"Compassion is sometimes the fatal capacity for feeling what it is like to live inside somebody else's skin. It is the knowledge that there can never really be any peace and joy for me until there is peace and joy finally for you too."
Yesterday evening, author Tricia Goyer posted a link to a friend's blog in which the owner, Dawn Meehan, has found her entire world turned upside down. Despite it, she has taken the ugly things that life has given her and turned them around, finding something to laugh/rejoice about in all of it. In the process, Dawn developed a large following--becoming one of them most read blogs on the internet. Yet, when she found herself completely overwhelmed by life's mounting troubles, her blog designer hijacked her site and asked her fans, friends, and readers if they could help. Today, Dawn Meehan's blog was featured here in the New York Times, where readers either wished Dawn well, or ripped her apart, labeling her little more than a failure. What do people think about? Has the anonymity of the internet really turned so many of us into raging monsters that would sooner kill with hastily written words, rather than reveal even the tiniest glimpse of compassion?
I suppose it is a rather new development that everyday people suffer drastic changes and conflicts in their lives, and that some of those people might be writers who decide to put it out there for the world to see. Not all of those people simply want sympathy and accolades. Some people sit down at their computer and open a vein, letting the pain, anguish, joy, and mercy from every aspect of their lives, flow through their fingertips. They, like Dawn, search their heart for a way to spin their pain in such a way, that it might bring encouragement and hope to a woman in a similar situation....
And that was fine, until her friend asked people to help her. Once that happened, the meanness in others came out. There are countless people all over the world in trouble and suffering, they say, why help this one? What makes her so much different? Why didn't she take precautions to prevent this from happening/save her when it did happen? She should have gotten an education, or stayed in the workplace rather than choose to be a stay at home mom.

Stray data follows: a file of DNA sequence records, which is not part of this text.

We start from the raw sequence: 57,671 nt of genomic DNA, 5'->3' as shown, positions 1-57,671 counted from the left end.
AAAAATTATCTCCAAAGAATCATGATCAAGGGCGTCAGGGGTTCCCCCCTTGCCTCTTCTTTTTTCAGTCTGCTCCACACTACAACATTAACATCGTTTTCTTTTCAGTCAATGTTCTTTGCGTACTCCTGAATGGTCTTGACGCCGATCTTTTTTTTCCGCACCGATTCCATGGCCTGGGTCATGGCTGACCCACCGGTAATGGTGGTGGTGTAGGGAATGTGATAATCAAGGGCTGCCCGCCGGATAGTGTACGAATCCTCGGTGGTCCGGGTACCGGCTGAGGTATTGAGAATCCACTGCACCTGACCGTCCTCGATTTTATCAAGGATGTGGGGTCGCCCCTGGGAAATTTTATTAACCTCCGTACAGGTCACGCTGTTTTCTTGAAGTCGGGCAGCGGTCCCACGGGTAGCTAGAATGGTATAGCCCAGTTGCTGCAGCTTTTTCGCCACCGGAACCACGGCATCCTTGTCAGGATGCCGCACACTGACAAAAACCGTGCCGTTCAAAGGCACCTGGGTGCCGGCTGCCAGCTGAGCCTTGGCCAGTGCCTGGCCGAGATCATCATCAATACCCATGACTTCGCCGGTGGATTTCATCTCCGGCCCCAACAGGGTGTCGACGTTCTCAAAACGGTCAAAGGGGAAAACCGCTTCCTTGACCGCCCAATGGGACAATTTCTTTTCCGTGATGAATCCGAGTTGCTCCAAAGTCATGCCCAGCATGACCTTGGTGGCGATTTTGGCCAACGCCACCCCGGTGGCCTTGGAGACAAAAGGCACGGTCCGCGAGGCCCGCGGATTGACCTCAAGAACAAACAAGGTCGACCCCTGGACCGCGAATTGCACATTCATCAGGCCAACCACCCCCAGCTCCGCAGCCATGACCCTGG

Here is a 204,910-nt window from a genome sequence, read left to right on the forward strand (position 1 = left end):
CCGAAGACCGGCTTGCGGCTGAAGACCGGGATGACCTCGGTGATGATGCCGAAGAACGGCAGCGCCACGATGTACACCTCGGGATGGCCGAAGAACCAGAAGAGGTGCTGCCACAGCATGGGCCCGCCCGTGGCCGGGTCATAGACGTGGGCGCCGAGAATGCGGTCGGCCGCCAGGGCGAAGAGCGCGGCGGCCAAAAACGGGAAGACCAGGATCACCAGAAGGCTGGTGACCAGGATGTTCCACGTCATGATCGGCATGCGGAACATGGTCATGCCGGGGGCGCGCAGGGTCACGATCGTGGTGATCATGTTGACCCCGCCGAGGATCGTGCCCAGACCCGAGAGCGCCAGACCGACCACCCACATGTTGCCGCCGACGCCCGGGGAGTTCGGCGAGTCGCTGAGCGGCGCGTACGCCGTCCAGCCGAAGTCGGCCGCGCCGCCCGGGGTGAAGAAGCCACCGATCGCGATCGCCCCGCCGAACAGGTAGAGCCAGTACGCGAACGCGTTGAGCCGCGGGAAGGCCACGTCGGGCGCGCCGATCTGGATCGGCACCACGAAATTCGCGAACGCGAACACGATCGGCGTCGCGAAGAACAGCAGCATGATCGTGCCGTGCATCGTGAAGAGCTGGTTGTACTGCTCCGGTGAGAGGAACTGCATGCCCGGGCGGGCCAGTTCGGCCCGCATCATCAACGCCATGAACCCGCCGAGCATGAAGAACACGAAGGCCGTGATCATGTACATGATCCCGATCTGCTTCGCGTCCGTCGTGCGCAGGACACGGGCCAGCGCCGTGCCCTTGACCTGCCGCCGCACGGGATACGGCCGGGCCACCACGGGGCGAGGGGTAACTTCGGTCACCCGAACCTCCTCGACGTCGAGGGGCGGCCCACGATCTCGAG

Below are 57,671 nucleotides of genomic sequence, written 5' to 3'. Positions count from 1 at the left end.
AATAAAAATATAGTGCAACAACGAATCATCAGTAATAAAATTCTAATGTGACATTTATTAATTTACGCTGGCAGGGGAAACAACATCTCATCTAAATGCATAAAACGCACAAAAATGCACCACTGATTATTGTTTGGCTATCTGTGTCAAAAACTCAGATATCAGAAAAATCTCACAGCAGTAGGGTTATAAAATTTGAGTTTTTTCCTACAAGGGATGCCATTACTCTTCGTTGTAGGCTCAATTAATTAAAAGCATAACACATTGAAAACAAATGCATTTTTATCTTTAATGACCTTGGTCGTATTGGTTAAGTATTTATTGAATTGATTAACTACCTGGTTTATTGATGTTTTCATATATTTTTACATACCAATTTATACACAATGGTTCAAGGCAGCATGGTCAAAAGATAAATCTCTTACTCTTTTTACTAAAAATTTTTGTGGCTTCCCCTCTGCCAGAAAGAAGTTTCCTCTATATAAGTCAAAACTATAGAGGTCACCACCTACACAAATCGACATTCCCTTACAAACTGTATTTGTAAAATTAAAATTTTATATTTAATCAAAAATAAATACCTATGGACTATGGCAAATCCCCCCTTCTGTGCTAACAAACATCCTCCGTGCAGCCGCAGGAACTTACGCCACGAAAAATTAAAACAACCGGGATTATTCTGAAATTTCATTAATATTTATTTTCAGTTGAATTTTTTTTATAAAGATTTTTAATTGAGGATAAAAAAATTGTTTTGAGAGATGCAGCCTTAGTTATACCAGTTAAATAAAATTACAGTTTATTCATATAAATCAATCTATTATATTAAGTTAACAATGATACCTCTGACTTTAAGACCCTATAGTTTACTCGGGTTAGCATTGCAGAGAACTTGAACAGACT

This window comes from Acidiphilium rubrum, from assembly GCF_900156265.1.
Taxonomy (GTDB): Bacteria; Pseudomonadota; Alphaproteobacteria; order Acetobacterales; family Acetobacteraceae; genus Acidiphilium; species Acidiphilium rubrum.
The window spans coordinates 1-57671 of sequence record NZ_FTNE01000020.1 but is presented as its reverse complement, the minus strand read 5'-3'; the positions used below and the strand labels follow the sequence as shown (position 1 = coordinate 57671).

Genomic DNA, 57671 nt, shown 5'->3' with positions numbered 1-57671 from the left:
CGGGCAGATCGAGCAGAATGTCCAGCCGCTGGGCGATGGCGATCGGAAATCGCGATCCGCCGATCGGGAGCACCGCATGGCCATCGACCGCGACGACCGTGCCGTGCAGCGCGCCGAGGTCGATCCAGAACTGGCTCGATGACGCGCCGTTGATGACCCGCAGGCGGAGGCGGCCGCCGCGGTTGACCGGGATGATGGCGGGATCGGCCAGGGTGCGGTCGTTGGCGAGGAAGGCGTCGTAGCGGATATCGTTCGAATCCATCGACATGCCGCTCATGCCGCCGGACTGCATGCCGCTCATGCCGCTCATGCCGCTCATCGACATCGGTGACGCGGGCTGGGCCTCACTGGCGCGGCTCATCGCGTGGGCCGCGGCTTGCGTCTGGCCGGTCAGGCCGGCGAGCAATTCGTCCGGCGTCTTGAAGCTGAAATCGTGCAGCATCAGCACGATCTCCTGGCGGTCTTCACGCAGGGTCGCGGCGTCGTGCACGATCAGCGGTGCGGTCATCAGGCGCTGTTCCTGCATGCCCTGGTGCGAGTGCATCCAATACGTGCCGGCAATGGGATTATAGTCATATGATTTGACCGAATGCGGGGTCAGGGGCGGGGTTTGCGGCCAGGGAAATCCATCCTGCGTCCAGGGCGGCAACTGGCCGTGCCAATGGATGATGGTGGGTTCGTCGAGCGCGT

Foolishness! All of it!
Do you want to know why I think people respond this way? Because it makes it easier to turn around and look away. It makes it easy to go on living your life without concern for those around you. If you don't see someone in need, or write it off as their own fault/problem, then you're off the hook. And it isn't just the blogging world--virtual strangers--that people treat this way. We treat our neighbors this way, or the people that sit in church with us, our children's classmates, our co-workers...
How very sad.
Blogging has become more than just a way to promote one's work, network, socialize, advertise, and stay in touch with family. Blogging has become a way to peer into the human condition, see how we cope, and see how we will respond to each others' plight.
As a writer and blogger, I hope that the sorrows I face, and how I handle them, will be a way to glorify my Lord--that His face might shine through the darkness. Just because I believe in His love, does not mean I am sheltered from pain. Life will still happen--with all its pain and joy. How I deal with it will be my token for good. Not only that, but I pray my heart will be tender to those like me, and those that are not like me. I want to love others, tend to their needs, and learn to love my enemies. It is a desire that will be hard to meet, but I'm determined.
Try to be compassionate to those in your lives, and even more compassionate to the stranger on the street--or the blogger lost in cyberspace. Choose your words wisely, for the taste of them will linger a lifetime in your mouth.